The other day I met a British visitor here in São Paulo. It was her third day in the city and she was travelling with a government-arranged party, visiting various cities over a two-week visit.
During those three days she had only seen the inside of the hotel, offices, or a chauffer-driven car between the two. She was not in back-to-back meetings, so there was spare time available, but her [UK-based British government] hosts had advised her to not go out alone.
Her hotel was on Alameda Santos. For anyone who knows São Paulo, that’s one block away from Avenida Paulista, one of the biggest, busiest streets in the city – a place always full of life and excitement.
I know that any new place can be intimidating. I remember my first ever visit to Mumbai and despite my initial terror at the incessant activity all around, I still managed to take a walk around the Gateway of India and a few other obligatory sights. When I spent a lot of time working in Singapore I would regularly hang out in Serangoon on Sunday afternoons watching Bollywood films on a makeshift screen in a car park – I was almost always the only white face there, but always felt welcome.
In São Paulo there is the language difficulty for visitors, there is also the sheer size of the place… the city is enormous with the greater area having a population three times the size of London. It’s also a place without the touristic features of Rio – the obvious destinations that appear on postcards home.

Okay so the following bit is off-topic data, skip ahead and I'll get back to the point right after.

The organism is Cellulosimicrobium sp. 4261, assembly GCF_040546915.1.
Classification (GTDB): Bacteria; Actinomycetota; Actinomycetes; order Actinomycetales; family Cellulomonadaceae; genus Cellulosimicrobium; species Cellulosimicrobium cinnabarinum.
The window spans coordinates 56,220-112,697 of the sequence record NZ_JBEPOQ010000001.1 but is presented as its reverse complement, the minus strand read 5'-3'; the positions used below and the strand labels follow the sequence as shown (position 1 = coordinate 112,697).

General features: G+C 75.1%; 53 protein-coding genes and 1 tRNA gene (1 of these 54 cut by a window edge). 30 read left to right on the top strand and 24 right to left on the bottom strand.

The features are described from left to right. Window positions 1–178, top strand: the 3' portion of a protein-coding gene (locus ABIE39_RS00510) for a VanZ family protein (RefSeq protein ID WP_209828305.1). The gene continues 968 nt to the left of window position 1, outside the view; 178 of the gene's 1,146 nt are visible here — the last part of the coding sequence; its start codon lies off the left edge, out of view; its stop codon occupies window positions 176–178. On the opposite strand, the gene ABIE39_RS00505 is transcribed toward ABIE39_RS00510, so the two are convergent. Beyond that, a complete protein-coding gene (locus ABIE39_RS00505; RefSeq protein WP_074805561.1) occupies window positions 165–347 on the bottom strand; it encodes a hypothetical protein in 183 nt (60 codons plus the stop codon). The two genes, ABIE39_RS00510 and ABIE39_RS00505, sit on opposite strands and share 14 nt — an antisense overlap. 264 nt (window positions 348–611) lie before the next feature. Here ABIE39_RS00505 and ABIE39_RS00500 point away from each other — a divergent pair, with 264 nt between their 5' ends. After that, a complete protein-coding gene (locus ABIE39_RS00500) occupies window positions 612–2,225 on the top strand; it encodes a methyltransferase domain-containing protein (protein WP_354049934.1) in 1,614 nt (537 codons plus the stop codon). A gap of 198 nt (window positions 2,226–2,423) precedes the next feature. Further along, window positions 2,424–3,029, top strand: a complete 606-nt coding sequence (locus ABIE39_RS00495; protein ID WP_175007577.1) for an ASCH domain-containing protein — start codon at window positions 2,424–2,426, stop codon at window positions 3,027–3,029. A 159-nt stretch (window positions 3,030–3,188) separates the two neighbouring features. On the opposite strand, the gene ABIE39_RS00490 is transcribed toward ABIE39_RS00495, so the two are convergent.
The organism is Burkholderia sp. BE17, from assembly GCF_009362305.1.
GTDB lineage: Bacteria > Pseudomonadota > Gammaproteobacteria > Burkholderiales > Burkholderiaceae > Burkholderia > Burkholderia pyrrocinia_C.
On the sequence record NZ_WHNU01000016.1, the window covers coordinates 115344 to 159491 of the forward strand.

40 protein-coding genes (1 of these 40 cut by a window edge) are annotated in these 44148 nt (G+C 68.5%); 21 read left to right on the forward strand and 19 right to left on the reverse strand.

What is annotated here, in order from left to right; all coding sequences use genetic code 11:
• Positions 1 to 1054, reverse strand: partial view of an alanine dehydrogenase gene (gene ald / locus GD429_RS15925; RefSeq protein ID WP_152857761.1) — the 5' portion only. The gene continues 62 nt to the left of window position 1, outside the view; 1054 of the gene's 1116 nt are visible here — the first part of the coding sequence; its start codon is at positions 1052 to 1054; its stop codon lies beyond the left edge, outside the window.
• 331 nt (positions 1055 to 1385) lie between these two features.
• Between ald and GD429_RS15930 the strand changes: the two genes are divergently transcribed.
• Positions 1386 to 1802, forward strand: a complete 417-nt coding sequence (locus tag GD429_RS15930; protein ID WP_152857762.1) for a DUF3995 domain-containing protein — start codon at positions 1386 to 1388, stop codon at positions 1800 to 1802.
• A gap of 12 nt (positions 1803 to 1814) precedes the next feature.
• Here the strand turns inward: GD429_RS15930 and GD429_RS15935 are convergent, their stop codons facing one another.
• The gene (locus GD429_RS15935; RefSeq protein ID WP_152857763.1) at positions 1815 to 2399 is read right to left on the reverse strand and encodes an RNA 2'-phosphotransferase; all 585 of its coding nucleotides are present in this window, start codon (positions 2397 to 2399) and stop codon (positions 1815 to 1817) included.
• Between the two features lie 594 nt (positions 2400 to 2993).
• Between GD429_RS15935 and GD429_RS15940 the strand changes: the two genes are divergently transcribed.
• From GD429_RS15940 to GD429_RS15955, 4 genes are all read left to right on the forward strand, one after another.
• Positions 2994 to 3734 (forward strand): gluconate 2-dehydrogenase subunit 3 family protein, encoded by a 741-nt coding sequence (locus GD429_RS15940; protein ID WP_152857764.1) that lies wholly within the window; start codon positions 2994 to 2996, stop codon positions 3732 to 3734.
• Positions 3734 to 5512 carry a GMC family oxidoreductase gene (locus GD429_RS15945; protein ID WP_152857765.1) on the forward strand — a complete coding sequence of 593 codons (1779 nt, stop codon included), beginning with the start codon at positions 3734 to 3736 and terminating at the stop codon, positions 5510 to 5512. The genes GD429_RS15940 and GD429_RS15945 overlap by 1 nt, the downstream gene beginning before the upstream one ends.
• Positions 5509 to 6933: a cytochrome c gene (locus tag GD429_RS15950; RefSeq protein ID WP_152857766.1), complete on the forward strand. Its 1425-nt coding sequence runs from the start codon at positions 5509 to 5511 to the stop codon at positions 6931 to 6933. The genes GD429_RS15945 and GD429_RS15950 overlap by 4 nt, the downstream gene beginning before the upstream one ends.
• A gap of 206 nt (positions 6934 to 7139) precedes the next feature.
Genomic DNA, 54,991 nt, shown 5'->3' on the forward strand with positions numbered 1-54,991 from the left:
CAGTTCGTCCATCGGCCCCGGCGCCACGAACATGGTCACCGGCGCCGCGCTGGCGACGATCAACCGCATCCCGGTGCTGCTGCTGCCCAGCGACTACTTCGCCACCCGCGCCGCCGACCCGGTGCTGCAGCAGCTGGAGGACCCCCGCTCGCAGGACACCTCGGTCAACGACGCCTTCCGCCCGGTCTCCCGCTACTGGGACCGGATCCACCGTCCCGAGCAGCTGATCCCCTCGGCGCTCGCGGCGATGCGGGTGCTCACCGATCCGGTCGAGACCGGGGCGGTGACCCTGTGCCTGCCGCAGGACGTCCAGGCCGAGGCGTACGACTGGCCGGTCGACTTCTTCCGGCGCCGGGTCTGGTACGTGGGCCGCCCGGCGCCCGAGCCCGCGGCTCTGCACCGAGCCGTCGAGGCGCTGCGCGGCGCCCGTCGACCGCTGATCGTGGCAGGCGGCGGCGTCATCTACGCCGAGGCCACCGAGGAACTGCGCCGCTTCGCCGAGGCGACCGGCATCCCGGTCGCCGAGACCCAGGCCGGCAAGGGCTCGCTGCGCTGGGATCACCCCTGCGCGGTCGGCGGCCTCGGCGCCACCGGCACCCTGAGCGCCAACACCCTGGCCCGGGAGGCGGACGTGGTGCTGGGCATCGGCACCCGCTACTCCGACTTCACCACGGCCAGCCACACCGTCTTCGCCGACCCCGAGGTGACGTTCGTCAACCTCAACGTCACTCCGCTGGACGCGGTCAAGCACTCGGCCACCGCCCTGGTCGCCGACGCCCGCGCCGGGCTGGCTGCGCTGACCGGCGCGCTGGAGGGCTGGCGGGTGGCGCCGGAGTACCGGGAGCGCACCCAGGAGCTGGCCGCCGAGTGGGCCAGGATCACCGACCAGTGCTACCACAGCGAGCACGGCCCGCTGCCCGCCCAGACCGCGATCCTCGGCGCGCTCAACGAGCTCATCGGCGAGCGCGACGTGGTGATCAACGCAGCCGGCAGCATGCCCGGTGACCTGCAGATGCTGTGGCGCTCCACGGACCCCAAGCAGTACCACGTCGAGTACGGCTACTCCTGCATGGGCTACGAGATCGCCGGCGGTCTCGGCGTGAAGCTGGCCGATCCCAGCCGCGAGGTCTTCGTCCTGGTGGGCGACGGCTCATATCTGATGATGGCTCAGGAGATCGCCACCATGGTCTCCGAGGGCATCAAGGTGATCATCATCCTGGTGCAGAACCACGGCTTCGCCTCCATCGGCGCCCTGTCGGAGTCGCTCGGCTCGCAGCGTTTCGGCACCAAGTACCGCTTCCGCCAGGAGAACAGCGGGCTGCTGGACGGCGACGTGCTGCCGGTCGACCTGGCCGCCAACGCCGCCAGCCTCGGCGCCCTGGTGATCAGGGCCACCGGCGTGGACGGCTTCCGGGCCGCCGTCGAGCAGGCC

But some cursory research would have shown that this hotel was in one of the safest places in the city and just a block or two from the art museum – hardly the mean streets of gangland.
She was immensely grateful as I not only guided her around the city centre, but also took her on the public transport system, and to an edgier neighbourhood to try the local draft beer. It humanised the city for her.
I am going to contact the Consulate about this – maybe I can help them to produce some more up-to-date information for visiting business leaders. It’s a shame for visitors to have the ‘dangerous Brazil’ myth thrust at them even by official advisors. Sure, there has been a wave of murders here recently, but it’s gangs against cops – nothing the ordinary person sees.
I’ve never felt any sense of threat at all while living here, but maybe that’s just from following the same rules anyone should follow in a major city – especially when unfamiliar with the neighbourhood. Don’t stand out too much (Versace suit when everyone else is wearing Vans), don’t hold your iPad at arms length placing a video call as you walk down the street, and if you are out after dark then just make sure you have an idea of what the neighbourhoods are like if you are wandering around a new place.
But then, this might just as equally apply to a Brit arriving in New York for the first time, or a Brazilian arriving in London. Be sensible and you can enjoy a visit to São Paulo just like any other place!